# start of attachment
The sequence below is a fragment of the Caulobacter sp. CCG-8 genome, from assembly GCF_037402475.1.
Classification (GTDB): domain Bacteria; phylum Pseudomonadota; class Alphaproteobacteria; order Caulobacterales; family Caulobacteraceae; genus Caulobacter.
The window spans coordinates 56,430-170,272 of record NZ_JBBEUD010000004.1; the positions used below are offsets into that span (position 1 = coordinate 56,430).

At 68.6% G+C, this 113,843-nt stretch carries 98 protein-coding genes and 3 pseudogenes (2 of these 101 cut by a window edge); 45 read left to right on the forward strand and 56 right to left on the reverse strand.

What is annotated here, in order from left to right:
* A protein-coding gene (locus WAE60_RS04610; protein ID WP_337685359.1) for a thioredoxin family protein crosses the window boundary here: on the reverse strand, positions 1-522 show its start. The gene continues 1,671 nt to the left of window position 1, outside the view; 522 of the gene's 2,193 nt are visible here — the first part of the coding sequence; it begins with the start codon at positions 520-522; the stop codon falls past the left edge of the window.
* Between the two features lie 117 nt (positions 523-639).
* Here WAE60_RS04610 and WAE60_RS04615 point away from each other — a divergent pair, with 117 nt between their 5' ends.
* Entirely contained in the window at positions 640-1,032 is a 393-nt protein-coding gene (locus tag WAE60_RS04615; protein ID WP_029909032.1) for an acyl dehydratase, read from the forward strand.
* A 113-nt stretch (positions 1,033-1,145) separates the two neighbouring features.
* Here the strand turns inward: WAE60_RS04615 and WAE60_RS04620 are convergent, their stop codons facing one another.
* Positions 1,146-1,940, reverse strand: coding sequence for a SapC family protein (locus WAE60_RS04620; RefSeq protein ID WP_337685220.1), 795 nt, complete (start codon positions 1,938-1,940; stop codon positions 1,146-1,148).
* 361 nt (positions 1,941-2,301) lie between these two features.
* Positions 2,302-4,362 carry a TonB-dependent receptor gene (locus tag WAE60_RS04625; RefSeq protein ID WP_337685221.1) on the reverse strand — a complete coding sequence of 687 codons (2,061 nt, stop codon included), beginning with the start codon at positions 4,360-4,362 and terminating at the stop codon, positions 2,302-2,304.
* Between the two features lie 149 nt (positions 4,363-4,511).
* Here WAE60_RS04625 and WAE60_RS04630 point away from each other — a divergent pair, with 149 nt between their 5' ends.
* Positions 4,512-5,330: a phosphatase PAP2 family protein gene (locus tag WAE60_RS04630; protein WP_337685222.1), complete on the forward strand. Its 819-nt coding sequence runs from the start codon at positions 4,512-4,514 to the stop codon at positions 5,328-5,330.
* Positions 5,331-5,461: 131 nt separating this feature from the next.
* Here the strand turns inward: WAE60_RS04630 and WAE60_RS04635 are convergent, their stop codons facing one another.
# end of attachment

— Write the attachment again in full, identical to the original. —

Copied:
The sequence below is a fragment of the Caulobacter sp. CCG-8 genome, from assembly GCF_037402475.1.
Classification (GTDB): domain Bacteria; phylum Pseudomonadota; class Alphaproteobacteria; order Caulobacterales; family Caulobacteraceae; genus Caulobacter.
The window spans coordinates 56,430-170,272 of record NZ_JBBEUD010000004.1; the positions used below are offsets into that span (position 1 = coordinate 56,430).

At 68.6% G+C, this 113,843-nt stretch carries 98 protein-coding genes and 3 pseudogenes (2 of these 101 cut by a window edge); 45 read left to right on the forward strand and 56 right to left on the reverse strand.

What is annotated here, in order from left to right:
* A protein-coding gene (locus WAE60_RS04610; protein ID WP_337685359.1) for a thioredoxin family protein crosses the window boundary here: on the reverse strand, positions 1-522 show its start. The gene continues 1,671 nt to the left of window position 1, outside the view; 522 of the gene's 2,193 nt are visible here — the first part of the coding sequence; it begins with the start codon at positions 520-522; the stop codon falls past the left edge of the window.
* Between the two features lie 117 nt (positions 523-639).
* Here WAE60_RS04610 and WAE60_RS04615 point away from each other — a divergent pair, with 117 nt between their 5' ends.
* Entirely contained in the window at positions 640-1,032 is a 393-nt protein-coding gene (locus tag WAE60_RS04615; protein ID WP_029909032.1) for an acyl dehydratase, read from the forward strand.
* A 113-nt stretch (positions 1,033-1,145) separates the two neighbouring features.
* Here the strand turns inward: WAE60_RS04615 and WAE60_RS04620 are convergent, their stop codons facing one another.
* Positions 1,146-1,940, reverse strand: coding sequence for a SapC family protein (locus WAE60_RS04620; RefSeq protein ID WP_337685220.1), 795 nt, complete (start codon positions 1,938-1,940; stop codon positions 1,146-1,148).
* 361 nt (positions 1,941-2,301) lie between these two features.
* Positions 2,302-4,362 carry a TonB-dependent receptor gene (locus tag WAE60_RS04625; RefSeq protein ID WP_337685221.1) on the reverse strand — a complete coding sequence of 687 codons (2,061 nt, stop codon included), beginning with the start codon at positions 4,360-4,362 and terminating at the stop codon, positions 2,302-2,304.
* Between the two features lie 149 nt (positions 4,363-4,511).
* Here WAE60_RS04625 and WAE60_RS04630 point away from each other — a divergent pair, with 149 nt between their 5' ends.
* Positions 4,512-5,330: a phosphatase PAP2 family protein gene (locus tag WAE60_RS04630; protein WP_337685222.1), complete on the forward strand. Its 819-nt coding sequence runs from the start codon at positions 4,512-4,514 to the stop codon at positions 5,328-5,330.
* Positions 5,331-5,461: 131 nt separating this feature from the next.
* Here the strand turns inward: WAE60_RS04630 and WAE60_RS04635 are convergent, their stop codons facing one another.